Democrat Jon Ossoff aimed to consolidate his party’s support on Thursday as he faced increasing attacks from conservative groups claiming he has inflated his experience in Congress.
Appearing with more than a dozen Democratic state legislators, Ossoff said voters should “send a message” to Washington by flipping a suburban Atlanta district that’s been in GOP hands for decades.
“The campaign’s goal is not to get into a runoff, though we’ll be ready to fight a runoff if necessary,” said Ossoff. “The campaign’s goal is to win this election outright on April 18.”
Ossoff is one of five Democrats in the 18-candidate race, but his fundraising success and rising poll numbers have made him the surprise story of the conservative-leaning district. Republican groups have spent more than $2 million on a barrage of ads trying to paint the 30-year-old former Congressional aide as a stooge of Nancy Pelosi who is in over his head.
The attacks center on Ossoff’s Capitol Hill record. He has repeatedly said he was a national security staffer for five years on Capitol Hill working for Rep. Hank Johnson, and his campaign this week issued a timeline saying he had “top-secret” clearance for about five months of that time.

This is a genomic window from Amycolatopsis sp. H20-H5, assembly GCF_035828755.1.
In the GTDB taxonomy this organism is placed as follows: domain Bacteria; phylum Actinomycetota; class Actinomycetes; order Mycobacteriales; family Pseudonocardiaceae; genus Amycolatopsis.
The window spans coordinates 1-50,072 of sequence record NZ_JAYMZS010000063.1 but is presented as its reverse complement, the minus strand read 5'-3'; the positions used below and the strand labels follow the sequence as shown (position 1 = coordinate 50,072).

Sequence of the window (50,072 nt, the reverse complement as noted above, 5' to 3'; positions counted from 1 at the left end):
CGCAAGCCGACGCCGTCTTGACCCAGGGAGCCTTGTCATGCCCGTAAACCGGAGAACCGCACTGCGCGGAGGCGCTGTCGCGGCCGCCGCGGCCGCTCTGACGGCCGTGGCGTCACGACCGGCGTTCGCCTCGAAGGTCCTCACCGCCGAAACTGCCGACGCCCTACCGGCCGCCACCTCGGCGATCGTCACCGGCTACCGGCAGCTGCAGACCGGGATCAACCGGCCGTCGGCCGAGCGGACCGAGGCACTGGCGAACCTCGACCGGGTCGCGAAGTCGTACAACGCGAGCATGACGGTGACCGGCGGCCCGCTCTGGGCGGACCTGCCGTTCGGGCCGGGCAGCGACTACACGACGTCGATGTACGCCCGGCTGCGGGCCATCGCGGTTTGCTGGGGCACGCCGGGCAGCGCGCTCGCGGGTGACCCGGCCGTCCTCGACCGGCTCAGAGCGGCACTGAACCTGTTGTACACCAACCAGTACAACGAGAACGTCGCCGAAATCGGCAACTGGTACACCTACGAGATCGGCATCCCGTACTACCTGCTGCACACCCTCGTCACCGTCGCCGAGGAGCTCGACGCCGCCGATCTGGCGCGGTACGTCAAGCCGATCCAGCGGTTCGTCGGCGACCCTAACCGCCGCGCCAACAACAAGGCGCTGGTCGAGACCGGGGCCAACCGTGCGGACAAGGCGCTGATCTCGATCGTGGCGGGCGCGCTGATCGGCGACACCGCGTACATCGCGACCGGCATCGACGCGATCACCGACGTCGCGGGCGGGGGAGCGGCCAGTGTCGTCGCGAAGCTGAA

At his event Thursday, Ossoff called the criticism a “partisan smear by Washington super PACs” and said he worked for Johnson for five years “to keep our country and our state safe" with the military and intelligence agencies.
“I was granted a top-secret clearance by the U.S. Department of Defense to work on particularly sensitive programs,” said Ossoff. “I stand by my record – I will put up my national security qualifications and credentials against anyone else in this race.”
Republicans are increasingly fighting over what appears to be one slot in a likely June 20 runoff between the two top vote-getters to represent the district, which spans from east Cobb to north DeKalb.
Rival candidates see Ossoff, with a “Make Trump Furious” campaign and more than $3.5 million in contributions, as a shoo-in for the other spot. But his hopes for an outright win to avoid a runoff are much dimmer; most polls show him hovering around the 40 percent mark.
Insider's note: This was ripped and expanded from the Morning Jolt.
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